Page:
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Korea’s evolving virus tests -- from drive-through to walk-through

Shim Hyun-tai  Published 2020.03.19  17:17  Updated 2020.03.20 14:26

공유
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After surprising the world with the drive-through screening of COVID-19, the Korean healthcare industry is coming up with yet more novel ways to detect the novel coronavirus.

One of the latest additions is the Safe Assessment and Fast Evaluation Technical booth of Yangji Hospital (SAFETY), introduced by H Plus Yangji Hospital in Seoul.

The drive-through method has the problem of securing a large space to test people in their vehicles. To address the limitation, the SAFETY system is based on a one-person screening booth that separates doctors and patients, reducing the risks of infection and allowing seniors and patients without cars to walk through the box and receive the test. Hospital officials called it the “walk-through” test.

A healthcare worker collects samples from a suspected patient at the walk-through booth in the H Plus Yangji Hospital in Seoul. (Credit: H Plus Yangji Hospital)

SAFETY is a medical booth with a size of 70 centimeters in width and length and 2 meters in height. Bio Safety Cabinet designed the booth to be used for handling hazardous materials in the laboratory. Doctors can collect samples from patients without directly contacting them by using the glove attached to the box.

It is a negative pressure space maintained by the pressure device and ultraviolet lamp. The hospital also has booths customized for children. It has been running four booths, which and can test 10 patients in an hour, including the time required to disinfect the booth.

“These walk-through booths make it possible for clinics suffering from the shortage of protection gears and face masks to conduct efficient tests by reducing risks of infection,” said Kim Sang-il, director of the hospital. “We hope the SAFETY system will provide a good example for small and midsize hospitals throughout the country, which are running selective clinics with much difficulty.”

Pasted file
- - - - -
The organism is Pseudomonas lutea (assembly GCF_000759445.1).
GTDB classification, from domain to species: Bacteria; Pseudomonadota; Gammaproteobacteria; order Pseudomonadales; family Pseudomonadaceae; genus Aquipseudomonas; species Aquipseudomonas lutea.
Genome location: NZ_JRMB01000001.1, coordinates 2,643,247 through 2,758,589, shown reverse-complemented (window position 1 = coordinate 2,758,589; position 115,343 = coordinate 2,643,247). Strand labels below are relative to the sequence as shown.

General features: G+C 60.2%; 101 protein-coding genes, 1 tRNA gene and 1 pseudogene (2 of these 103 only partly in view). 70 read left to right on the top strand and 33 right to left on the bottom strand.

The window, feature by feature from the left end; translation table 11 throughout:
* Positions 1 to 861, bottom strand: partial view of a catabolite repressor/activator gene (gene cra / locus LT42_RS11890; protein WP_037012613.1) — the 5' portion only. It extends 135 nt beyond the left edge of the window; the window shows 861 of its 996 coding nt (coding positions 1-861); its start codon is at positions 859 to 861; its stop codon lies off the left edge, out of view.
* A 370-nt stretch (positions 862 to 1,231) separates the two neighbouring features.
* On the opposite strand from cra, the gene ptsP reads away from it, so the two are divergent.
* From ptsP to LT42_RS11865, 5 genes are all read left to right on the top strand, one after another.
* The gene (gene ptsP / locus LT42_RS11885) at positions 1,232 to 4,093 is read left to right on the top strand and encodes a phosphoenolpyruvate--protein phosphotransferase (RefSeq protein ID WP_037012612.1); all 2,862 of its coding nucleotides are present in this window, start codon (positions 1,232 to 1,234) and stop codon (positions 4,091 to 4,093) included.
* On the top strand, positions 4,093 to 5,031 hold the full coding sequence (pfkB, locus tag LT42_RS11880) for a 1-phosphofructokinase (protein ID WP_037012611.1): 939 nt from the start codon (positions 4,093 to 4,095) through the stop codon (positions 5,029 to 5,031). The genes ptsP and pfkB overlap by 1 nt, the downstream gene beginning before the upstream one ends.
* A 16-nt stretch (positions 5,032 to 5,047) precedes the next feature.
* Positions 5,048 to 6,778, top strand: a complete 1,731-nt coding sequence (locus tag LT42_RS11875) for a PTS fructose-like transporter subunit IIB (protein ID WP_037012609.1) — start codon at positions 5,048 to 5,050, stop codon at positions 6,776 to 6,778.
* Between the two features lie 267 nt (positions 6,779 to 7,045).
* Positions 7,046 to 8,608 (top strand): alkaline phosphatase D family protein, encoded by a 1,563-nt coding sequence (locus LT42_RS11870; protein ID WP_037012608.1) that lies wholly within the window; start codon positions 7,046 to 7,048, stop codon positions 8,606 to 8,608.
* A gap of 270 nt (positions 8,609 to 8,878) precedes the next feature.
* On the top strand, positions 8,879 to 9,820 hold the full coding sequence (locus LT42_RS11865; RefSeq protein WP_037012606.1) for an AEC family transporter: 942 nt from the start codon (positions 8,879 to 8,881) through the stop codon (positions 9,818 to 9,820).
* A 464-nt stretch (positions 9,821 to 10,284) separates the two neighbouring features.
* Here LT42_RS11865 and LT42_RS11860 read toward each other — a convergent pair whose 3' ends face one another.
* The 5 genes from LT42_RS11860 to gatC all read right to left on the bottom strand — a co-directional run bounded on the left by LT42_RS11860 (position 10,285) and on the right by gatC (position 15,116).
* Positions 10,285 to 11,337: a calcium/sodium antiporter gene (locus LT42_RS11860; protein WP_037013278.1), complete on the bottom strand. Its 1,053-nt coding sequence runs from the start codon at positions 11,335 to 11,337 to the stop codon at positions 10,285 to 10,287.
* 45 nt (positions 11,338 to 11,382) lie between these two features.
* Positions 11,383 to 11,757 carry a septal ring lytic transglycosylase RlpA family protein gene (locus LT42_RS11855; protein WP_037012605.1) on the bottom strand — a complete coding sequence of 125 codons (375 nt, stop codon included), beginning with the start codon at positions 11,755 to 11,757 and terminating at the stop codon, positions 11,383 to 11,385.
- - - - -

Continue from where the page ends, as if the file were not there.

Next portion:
In another case, Seoul National University Boramae Medical Center has introduced the “Glove-Wall” system, which minimizes the risk of infection while sampling the virus from patients.

A medical provider handles a virus sample at a Glove-Wall in Seoul National University Boramae Medical Center. (Credit: Seoul National University Boramae Medical Center)

The Glove-Wall collection room, which began operation at the hospital’s screening center on Feb 10, has a structure similar to that of an incubator for caring infants through a hole with gloves in a glass-walled box.

The testers can collect specimen without direct contact with the examinees through an acrylic glass wall attached with a glove.

The Glove-Wall has a separate negative pressure device inside to block the outflow of internal air, and the medical provider’s space is completely separated from the patient's travel route, reducing the risk of secondary infection between medical providers and patients.

“The new system can reduce the risk of infection, and the medical providers can test and treat the patients efficiently even amid the shortage of face masks and protective clothes,” the hospital’s director, Kim Sang-il, said.

Kim added that SAFETY could also help smaller medical institutions struggling to cope with surging demand for detecting viruses.

shim531@docdocdoc.co.kr

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